Fiji is the first Pacific nation to officially recognize waste pickers as the “Collection Pillars of Recycling”, marking them as environmental champions whose work has had a positive impact on the country’s fight against climate change and pollution.
These workers – mainly women, children, and migrants – extract matter from landfills that they repurpose, resell, and recycle for a living.
“Your roles complement the global measures taken towards climate adaptation and mitigation,” says Fiji’s Department of Environment Director, Sandeep Singh.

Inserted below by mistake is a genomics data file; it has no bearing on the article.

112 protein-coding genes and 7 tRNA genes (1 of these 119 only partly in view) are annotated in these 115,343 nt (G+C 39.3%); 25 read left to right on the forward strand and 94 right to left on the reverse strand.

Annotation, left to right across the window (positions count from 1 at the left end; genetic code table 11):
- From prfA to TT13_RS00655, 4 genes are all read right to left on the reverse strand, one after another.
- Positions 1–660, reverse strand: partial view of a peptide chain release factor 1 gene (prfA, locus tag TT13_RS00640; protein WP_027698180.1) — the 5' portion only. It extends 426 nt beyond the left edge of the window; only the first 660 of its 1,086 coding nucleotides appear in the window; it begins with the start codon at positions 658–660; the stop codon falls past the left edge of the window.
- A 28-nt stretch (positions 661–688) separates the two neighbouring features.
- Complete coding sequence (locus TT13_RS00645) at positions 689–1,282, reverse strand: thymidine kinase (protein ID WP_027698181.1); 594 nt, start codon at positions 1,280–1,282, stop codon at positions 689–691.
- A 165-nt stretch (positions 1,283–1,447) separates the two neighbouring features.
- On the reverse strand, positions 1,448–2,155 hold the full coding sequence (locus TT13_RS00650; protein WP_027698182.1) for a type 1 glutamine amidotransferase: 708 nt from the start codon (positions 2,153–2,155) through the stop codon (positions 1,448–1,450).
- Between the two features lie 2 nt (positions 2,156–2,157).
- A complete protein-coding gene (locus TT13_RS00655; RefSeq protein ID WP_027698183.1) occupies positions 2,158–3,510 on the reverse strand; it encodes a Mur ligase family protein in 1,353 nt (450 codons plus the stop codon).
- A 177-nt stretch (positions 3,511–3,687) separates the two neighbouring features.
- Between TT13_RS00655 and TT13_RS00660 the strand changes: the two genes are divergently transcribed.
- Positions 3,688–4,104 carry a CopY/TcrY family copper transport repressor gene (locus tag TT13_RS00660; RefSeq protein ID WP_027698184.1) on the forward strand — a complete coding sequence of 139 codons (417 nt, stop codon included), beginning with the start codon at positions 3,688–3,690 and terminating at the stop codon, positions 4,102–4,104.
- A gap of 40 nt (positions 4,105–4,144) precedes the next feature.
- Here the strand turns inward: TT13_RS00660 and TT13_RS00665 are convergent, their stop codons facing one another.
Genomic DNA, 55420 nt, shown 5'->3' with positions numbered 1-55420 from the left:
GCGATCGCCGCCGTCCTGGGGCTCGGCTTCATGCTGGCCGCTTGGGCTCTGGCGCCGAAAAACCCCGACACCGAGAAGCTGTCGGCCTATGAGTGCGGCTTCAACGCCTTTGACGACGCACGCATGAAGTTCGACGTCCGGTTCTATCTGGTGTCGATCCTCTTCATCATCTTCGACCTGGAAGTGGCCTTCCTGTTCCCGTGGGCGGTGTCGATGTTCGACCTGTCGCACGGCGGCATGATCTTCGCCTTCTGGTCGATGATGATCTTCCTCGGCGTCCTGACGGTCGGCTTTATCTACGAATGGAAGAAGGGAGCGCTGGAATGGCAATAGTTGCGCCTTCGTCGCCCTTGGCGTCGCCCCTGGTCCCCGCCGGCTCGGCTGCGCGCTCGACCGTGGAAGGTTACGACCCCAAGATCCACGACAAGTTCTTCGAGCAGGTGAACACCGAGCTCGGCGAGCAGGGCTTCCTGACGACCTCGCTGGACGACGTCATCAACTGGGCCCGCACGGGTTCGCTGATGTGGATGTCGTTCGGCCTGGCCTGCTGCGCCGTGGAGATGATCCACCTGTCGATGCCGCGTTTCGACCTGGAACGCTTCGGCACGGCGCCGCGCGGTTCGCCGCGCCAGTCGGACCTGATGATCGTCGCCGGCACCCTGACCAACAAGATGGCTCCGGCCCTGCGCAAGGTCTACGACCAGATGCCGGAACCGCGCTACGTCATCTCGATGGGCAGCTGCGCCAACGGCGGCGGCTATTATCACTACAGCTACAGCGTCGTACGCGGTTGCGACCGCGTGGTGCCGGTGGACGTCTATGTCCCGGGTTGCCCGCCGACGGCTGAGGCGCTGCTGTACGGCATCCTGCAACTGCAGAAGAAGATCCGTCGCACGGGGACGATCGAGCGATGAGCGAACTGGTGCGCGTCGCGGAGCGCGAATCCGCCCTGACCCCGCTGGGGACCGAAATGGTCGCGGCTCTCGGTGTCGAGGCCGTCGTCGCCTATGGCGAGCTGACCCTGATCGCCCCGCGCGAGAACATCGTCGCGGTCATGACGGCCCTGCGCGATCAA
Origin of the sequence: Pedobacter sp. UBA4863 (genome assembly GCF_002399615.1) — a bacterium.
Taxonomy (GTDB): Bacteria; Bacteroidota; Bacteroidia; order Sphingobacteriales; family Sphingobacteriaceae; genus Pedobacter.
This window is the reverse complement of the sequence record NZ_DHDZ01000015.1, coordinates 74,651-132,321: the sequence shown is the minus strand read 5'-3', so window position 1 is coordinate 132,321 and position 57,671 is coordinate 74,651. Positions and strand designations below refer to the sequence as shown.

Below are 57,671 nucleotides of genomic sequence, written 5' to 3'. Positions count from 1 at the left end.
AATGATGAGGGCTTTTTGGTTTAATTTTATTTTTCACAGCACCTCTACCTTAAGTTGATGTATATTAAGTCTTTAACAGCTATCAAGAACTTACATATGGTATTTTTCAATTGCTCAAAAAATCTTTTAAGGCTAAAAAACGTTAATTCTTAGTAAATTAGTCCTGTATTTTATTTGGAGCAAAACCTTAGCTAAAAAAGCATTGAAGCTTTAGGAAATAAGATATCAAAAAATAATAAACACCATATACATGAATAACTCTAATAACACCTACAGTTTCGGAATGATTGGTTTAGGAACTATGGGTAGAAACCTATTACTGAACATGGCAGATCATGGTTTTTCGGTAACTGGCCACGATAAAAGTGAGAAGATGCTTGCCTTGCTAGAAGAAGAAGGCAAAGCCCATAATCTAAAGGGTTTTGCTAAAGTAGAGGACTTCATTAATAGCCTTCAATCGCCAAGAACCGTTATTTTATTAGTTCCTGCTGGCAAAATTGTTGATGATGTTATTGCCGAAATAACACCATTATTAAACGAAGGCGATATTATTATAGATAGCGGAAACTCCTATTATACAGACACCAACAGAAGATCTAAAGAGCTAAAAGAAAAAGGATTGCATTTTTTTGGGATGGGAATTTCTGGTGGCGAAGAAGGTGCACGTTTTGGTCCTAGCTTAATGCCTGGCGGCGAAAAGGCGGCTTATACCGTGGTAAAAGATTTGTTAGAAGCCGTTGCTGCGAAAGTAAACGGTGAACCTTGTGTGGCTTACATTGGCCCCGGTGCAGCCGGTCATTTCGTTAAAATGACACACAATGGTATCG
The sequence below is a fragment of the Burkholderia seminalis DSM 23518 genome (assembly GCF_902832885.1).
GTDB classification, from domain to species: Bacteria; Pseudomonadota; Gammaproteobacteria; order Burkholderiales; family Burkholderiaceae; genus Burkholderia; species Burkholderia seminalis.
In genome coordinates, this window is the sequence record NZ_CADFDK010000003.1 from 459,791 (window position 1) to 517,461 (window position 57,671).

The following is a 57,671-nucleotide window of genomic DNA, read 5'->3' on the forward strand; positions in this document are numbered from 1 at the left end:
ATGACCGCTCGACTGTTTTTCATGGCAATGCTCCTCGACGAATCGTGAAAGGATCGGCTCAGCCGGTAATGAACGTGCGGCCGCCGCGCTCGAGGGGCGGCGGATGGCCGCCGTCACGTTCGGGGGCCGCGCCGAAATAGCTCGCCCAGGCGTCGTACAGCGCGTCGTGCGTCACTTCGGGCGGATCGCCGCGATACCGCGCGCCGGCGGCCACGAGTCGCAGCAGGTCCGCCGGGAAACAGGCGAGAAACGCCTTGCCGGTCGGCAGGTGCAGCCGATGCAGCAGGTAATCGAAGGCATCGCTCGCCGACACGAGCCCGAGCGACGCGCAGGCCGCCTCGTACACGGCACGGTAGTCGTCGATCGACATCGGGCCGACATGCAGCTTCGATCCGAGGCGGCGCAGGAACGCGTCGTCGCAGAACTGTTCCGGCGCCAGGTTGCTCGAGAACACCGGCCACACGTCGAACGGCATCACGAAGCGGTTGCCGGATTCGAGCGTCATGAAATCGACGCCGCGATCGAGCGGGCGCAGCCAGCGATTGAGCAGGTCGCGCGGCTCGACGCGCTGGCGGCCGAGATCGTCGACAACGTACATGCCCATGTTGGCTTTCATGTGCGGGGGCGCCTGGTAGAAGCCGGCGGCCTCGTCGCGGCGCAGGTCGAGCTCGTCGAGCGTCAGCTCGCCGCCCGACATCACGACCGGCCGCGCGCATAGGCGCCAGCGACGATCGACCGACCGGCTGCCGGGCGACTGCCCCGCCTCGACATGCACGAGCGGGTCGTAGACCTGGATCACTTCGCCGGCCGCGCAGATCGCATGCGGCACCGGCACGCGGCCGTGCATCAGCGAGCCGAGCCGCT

In the East Asian and Pacific regions, some 468 million metric tons of municipal solid waste is generated each year. Of that quantity, 50% end up in landfills, 24% are incinerated, and only 9% are recycled. And in low-income nations, waste pickers – or Collection Pillars of Recycling – remove millions of tons of carbon dioxide year in and year out, often at the expense of their safety, health, and employee rights. According to the World Bank Group, when waste and recycling sectors are “properly supported and organized,” it is possible to create employment and reduce poverty and municipal spending on solid waste management and social services.